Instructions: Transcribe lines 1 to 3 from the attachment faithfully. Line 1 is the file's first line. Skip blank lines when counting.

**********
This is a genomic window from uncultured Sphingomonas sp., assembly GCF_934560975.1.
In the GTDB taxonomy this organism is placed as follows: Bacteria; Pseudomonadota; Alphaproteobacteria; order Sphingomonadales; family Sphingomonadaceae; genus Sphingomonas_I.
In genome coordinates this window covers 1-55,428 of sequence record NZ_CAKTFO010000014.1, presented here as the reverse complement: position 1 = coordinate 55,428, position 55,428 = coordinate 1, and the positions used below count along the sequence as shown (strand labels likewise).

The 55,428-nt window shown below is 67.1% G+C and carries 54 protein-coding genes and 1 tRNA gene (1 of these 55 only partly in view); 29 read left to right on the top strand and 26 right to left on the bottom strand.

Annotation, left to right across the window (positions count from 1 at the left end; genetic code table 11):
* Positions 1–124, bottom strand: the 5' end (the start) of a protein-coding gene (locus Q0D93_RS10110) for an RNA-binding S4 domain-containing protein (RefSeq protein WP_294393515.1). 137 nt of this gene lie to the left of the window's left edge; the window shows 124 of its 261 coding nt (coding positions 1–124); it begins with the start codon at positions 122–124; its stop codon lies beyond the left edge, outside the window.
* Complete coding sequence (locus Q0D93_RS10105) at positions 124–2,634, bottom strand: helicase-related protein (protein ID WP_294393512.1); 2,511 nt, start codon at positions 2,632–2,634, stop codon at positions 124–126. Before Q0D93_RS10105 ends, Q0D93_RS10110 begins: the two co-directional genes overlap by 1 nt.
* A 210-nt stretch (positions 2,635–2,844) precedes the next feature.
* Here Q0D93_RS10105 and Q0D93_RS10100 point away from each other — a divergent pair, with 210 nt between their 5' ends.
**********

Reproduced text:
This is a genomic window from uncultured Sphingomonas sp., assembly GCF_934560975.1.
In the GTDB taxonomy this organism is placed as follows: Bacteria; Pseudomonadota; Alphaproteobacteria; order Sphingomonadales; family Sphingomonadaceae; genus Sphingomonas_I.
In genome coordinates this window covers 1-55,428 of sequence record NZ_CAKTFO010000014.1, presented here as the reverse complement: position 1 = coordinate 55,428, position 55,428 = coordinate 1, and the positions used below count along the sequence as shown (strand labels likewise).